Taste Test: Frozen Cheese Pizza
When I was in college, prepping fresh, balanced meals wasn't exactly a priority. Sometimes quick and cheap won out and that often meant frozen pizza. Newly graduated, I'm thinking healthier these days. Looking for smarter standbys, I recruited my friend, Tracy, to help me sample five "better for you" frozen pizzas. Then, we ran them by Dana and Toby to get the nutritionist perspective.
Note: For an even-steven comparison, we stuck to plain flavors to get the best sense of the big three: crust, sauce and cheese.
Nutrition Info: 260 calories; 9 grams of fat (per 1/3 pizza)
Kashi's frozen line boasts some tricked-out pies (The Caribbean Carnival, for instance, has mango and plantain chunks). This classic version, with a simple cheese-and-tomato topping, hits the spot just fine. Tracy and I both gave a thumbs-up on the sauce's pronounced herb flavor, an improvement on the blandness of most frozen options. The thin crust gets nice and crispy and even retains its crunch after reheating leftovers. As a meal, the serving is a little light, so we added a salad to round things out.
The Dietitian Says: "This one is the highest in fiber at 4 grams and comes with numerous whole grains, including ones you may have never heard of like triticale." -Toby
Nutrition Info: 340 calories; 7 grams of fat (per 1 single-serving pizza)
Microwave pizza can often be a little, well, soggy. Lean Cuisine's "wood fire style" pizzas try to make up for that. This one did score points for a crust that got crispy on the bottom, yet remained pleasantly chewy around the outside. The sauce, however, had a packaged taste. The dough also lacked flavor -- a sprinkle of fresh herbs would have helped. It was a good-sized portion; with a sliced apple, the pizza made a super-quick lunch.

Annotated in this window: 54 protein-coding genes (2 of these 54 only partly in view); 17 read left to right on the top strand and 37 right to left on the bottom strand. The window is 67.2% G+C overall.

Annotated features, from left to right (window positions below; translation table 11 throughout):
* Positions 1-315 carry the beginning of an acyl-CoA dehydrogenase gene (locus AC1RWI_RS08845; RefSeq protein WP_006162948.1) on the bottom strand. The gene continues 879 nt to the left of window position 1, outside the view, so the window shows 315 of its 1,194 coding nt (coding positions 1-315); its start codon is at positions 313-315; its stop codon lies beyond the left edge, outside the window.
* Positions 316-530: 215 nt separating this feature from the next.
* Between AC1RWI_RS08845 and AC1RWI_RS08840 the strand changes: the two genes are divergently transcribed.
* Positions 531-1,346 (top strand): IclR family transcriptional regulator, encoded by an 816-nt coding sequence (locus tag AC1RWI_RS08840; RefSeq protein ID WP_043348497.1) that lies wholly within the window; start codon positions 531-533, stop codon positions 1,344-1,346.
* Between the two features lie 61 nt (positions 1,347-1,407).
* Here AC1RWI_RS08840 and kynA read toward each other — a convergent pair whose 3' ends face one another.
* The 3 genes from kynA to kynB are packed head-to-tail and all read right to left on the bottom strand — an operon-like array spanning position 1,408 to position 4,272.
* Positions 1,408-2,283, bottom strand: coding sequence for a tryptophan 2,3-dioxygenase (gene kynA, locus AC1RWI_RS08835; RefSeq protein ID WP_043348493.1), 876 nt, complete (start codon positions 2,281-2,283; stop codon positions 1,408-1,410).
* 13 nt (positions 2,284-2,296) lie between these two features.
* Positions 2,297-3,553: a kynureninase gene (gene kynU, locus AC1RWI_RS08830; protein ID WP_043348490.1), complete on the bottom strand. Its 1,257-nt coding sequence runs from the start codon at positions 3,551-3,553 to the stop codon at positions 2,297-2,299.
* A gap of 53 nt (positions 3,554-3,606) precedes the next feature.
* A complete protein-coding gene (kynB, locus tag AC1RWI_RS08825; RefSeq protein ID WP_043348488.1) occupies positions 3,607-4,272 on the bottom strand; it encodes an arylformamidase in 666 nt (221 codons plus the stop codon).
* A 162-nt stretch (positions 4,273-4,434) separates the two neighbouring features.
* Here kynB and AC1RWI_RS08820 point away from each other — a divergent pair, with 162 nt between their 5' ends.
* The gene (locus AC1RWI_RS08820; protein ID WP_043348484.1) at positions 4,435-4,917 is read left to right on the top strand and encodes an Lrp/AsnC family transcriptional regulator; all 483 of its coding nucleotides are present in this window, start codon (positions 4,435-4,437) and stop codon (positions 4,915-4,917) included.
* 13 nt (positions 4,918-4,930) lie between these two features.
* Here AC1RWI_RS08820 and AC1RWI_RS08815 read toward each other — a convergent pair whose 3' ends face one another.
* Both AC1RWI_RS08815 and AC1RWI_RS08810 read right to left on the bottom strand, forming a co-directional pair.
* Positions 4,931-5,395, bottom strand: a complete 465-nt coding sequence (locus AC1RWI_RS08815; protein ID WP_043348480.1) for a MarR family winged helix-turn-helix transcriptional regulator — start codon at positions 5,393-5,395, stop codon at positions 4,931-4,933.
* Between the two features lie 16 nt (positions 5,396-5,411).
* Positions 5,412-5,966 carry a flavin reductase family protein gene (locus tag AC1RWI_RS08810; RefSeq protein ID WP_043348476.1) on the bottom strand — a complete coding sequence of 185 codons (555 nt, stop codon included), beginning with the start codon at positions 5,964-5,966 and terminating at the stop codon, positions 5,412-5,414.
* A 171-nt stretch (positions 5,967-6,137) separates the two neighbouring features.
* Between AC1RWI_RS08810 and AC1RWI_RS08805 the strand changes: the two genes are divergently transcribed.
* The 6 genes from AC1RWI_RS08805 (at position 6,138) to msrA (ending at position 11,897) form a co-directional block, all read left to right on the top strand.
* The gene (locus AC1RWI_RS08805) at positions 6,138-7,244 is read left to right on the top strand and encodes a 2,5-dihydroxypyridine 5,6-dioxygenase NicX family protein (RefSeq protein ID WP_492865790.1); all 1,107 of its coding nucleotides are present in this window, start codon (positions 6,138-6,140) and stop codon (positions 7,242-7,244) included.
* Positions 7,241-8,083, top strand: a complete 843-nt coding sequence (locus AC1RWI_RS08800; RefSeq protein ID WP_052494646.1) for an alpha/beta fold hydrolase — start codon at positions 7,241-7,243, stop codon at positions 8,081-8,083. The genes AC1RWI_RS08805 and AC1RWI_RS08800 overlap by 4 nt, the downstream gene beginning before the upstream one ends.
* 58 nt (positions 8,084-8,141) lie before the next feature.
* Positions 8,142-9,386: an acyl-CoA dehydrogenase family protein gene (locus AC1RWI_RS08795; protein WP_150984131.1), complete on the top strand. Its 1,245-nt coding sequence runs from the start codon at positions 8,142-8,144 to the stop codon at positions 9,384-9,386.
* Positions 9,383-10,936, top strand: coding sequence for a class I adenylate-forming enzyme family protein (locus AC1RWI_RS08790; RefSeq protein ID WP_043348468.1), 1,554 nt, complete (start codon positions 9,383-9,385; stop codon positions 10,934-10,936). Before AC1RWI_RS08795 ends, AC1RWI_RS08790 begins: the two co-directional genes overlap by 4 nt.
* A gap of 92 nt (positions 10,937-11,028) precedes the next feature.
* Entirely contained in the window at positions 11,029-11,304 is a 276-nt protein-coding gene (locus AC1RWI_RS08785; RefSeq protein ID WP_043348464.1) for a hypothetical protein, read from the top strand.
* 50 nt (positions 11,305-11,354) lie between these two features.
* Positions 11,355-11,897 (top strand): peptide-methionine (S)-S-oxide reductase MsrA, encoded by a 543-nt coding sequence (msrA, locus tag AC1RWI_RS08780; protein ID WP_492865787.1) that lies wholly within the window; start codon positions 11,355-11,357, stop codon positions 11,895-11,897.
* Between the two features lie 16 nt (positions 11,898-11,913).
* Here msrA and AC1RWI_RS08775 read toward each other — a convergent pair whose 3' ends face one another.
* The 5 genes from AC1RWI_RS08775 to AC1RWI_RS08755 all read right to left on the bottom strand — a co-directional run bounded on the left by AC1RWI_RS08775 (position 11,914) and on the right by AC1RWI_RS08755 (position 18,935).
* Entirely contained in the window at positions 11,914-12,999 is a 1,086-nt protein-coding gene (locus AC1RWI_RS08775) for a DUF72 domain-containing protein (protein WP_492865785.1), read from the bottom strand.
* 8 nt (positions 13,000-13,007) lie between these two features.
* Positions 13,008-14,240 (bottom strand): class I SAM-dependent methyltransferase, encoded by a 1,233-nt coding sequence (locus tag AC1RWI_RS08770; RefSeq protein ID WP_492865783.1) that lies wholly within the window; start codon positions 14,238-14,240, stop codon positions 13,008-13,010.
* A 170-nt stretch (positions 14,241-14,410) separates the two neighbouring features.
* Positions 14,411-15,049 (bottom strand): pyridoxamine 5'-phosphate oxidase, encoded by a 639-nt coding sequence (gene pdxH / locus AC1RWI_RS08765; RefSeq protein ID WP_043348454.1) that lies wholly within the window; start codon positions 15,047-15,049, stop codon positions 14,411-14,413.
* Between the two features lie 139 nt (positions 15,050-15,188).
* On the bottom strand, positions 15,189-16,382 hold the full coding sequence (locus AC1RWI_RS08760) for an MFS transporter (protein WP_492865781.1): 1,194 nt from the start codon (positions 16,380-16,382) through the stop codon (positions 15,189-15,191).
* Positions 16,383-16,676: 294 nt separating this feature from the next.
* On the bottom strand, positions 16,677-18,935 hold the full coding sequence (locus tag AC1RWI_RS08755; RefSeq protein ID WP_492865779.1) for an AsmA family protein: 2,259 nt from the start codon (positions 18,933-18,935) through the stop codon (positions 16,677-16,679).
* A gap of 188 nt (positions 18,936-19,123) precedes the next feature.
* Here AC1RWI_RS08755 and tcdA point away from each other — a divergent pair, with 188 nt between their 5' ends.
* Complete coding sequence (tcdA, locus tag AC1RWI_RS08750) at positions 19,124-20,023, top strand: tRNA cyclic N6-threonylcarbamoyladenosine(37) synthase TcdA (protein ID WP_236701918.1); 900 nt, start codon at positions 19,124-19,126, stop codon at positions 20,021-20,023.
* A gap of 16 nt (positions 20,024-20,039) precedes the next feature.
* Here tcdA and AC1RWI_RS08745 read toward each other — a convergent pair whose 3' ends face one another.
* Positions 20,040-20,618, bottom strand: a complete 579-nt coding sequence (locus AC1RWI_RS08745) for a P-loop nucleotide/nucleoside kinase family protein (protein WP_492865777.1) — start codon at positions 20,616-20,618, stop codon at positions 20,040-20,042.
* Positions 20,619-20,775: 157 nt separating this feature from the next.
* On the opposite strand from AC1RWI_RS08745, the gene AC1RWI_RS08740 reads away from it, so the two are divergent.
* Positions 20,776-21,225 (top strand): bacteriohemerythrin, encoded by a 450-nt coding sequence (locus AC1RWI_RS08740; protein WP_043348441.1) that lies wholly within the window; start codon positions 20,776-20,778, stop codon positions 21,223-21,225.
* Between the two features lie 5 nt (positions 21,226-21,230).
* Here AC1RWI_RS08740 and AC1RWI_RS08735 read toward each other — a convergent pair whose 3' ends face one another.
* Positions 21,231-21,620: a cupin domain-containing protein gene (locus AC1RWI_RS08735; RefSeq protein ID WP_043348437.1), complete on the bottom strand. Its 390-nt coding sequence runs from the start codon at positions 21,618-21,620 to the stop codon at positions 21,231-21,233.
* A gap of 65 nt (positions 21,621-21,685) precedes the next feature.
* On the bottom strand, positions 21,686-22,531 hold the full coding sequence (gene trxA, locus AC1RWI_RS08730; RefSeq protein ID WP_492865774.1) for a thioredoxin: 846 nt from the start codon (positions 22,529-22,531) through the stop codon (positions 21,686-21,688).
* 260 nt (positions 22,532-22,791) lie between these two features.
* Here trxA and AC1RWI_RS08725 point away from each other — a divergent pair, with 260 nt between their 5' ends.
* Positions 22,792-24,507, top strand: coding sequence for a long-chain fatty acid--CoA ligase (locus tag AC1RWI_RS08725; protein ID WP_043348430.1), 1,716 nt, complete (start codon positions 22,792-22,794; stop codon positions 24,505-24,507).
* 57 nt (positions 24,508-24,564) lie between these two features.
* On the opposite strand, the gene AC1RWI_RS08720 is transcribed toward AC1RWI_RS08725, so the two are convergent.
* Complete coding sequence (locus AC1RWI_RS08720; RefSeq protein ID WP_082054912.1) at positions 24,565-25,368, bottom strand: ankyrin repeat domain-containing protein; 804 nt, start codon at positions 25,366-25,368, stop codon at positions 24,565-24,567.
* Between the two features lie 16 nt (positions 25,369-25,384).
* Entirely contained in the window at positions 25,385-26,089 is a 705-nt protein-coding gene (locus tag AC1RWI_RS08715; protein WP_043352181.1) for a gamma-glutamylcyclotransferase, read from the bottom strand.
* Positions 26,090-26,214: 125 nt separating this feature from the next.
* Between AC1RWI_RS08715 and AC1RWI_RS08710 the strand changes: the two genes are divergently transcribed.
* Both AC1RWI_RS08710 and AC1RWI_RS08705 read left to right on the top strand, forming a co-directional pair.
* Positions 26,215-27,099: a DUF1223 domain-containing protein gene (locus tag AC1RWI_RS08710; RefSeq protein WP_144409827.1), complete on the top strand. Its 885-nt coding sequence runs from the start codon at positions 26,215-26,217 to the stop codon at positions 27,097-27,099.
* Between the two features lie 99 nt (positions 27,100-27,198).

The Dietitian Says: "This was the highest calorie option, but it was also the lowest in sodium -- about 35% lower! Overall, the quality of ingredients aren't impressive -- no whole grains and some sweeteners and additives." - Dana
Nutrition Info: 290 calories; 12 grams of fat (per 1/3 pizza)
This one tasted the most like homemade. The crust was chewy, and the sauce had a fresh tomato flavor. When we pulled it out the box, we worried about the sparse cheese covering. As it cooked, however, the flecks melted and spread into an even, toasty layer. Bonus: no I-ate-too-much-grease feeling when finished.
The Dietitian Says: "This is the organic choice from the bunch. A cool fact about the cheese: it's made without animal renins (a cheese-making enzyme from the intestines), so this a good choice for dairy-eating vegetarians." - Toby
Nutrition Info: 300 calories; 13 grams of fat (per 1/3 pizza)
When a frozen pizza calls itself "four cheese," it sets some high expectations. This one delivered. It had a dense layer of grated cheese across the top, but there was so much melty goodness that we could hardly taste the tomato sauce.
The Dietitian Says: "Similar to the Amy's brand, I could pronounce all this pizza's ingredients, which is always a good sign. But don't be fooled by that 'multigrain' crust. That's not the same as whole grain." - Dana
I have an aunt in Chicago who has a gluten intolerance, which can be a real bummer when you want some authentic, Chicago-style pie. When we go out, she orders an individual pizza with a gluten-free crust for herself. Lucky for her, there are also some gluten-free frozen pizzas in supermarkets. Tracy and I sampled Amy's Rice Crust Cheese Pizza and were pleasantly surprised. No cardboard here! The crust did get pretty burnt (next time, we won't cook it as long as the package says) and wasn't quite the same as regular wheat crust. The sauce's fresh tomato taste came through, however, and made this a solid choice.
As for vegan pizzas, you've got two options: soy "cheeze" or no cheese. I sometimes purchase a cheese-less pizza -- one that comes with just the crust and sauce -- and add my own cheese. Then, I can control the quantity or drizzle on my faves.
Just because we opted for plain cheese pizzas doesn't mean you can't experiment. I often add extra sliced veggies -- peppers, onions, artichoke hearts, whatever -- before the pizza goes in the oven. They add color and freshness, and the extra toppings give the pizza a fiber boost (making it more filling!) without too many extra calories or fat. Fruit is another fun add-on, as are lean meats such as diced chicken breast. Feeling adventurous? Try canned tuna on a roasted veggie pie.
Karen Ostergren is Healthy Eats' intern and a recent graduate of the University of Missouri. She recently relocated to New York to pursue her journalism career and continue her quest for foods that are healthy, quick and tasty.